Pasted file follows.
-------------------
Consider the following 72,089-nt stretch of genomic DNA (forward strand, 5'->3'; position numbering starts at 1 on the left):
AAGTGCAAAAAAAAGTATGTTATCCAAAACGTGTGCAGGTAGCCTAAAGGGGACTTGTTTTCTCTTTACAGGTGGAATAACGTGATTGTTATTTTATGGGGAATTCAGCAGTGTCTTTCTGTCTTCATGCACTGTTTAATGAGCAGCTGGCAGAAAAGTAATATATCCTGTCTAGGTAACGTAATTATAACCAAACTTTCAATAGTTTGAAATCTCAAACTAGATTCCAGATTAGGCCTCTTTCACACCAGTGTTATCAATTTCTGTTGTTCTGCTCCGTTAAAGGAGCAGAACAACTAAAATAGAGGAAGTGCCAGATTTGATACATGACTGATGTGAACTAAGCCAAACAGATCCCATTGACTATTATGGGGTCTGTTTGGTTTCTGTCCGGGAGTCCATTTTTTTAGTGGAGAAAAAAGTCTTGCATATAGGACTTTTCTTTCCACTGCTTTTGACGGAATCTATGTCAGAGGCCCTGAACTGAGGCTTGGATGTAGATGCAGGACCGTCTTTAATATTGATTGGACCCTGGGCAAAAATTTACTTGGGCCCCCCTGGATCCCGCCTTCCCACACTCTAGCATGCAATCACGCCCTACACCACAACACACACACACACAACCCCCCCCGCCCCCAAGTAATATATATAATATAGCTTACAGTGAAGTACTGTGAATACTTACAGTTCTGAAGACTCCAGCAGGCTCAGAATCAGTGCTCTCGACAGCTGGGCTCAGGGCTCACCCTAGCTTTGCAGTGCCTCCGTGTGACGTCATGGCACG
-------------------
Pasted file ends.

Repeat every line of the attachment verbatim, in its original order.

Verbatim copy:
Consider the following 72,089-nt stretch of genomic DNA (forward strand, 5'->3'; position numbering starts at 1 on the left):
AAGTGCAAAAAAAAGTATGTTATCCAAAACGTGTGCAGGTAGCCTAAAGGGGACTTGTTTTCTCTTTACAGGTGGAATAACGTGATTGTTATTTTATGGGGAATTCAGCAGTGTCTTTCTGTCTTCATGCACTGTTTAATGAGCAGCTGGCAGAAAAGTAATATATCCTGTCTAGGTAACGTAATTATAACCAAACTTTCAATAGTTTGAAATCTCAAACTAGATTCCAGATTAGGCCTCTTTCACACCAGTGTTATCAATTTCTGTTGTTCTGCTCCGTTAAAGGAGCAGAACAACTAAAATAGAGGAAGTGCCAGATTTGATACATGACTGATGTGAACTAAGCCAAACAGATCCCATTGACTATTATGGGGTCTGTTTGGTTTCTGTCCGGGAGTCCATTTTTTTAGTGGAGAAAAAAGTCTTGCATATAGGACTTTTCTTTCCACTGCTTTTGACGGAATCTATGTCAGAGGCCCTGAACTGAGGCTTGGATGTAGATGCAGGACCGTCTTTAATATTGATTGGACCCTGGGCAAAAATTTACTTGGGCCCCCCTGGATCCCGCCTTCCCACACTCTAGCATGCAATCACGCCCTACACCACAACACACACACACACAACCCCCCCCGCCCCCAAGTAATATATATAATATAGCTTACAGTGAAGTACTGTGAATACTTACAGTTCTGAAGACTCCAGCAGGCTCAGAATCAGTGCTCTCGACAGCTGGGCTCAGGGCTCACCCTAGCTTTGCAGTGCCTCCGTGTGACGTCATGGCACG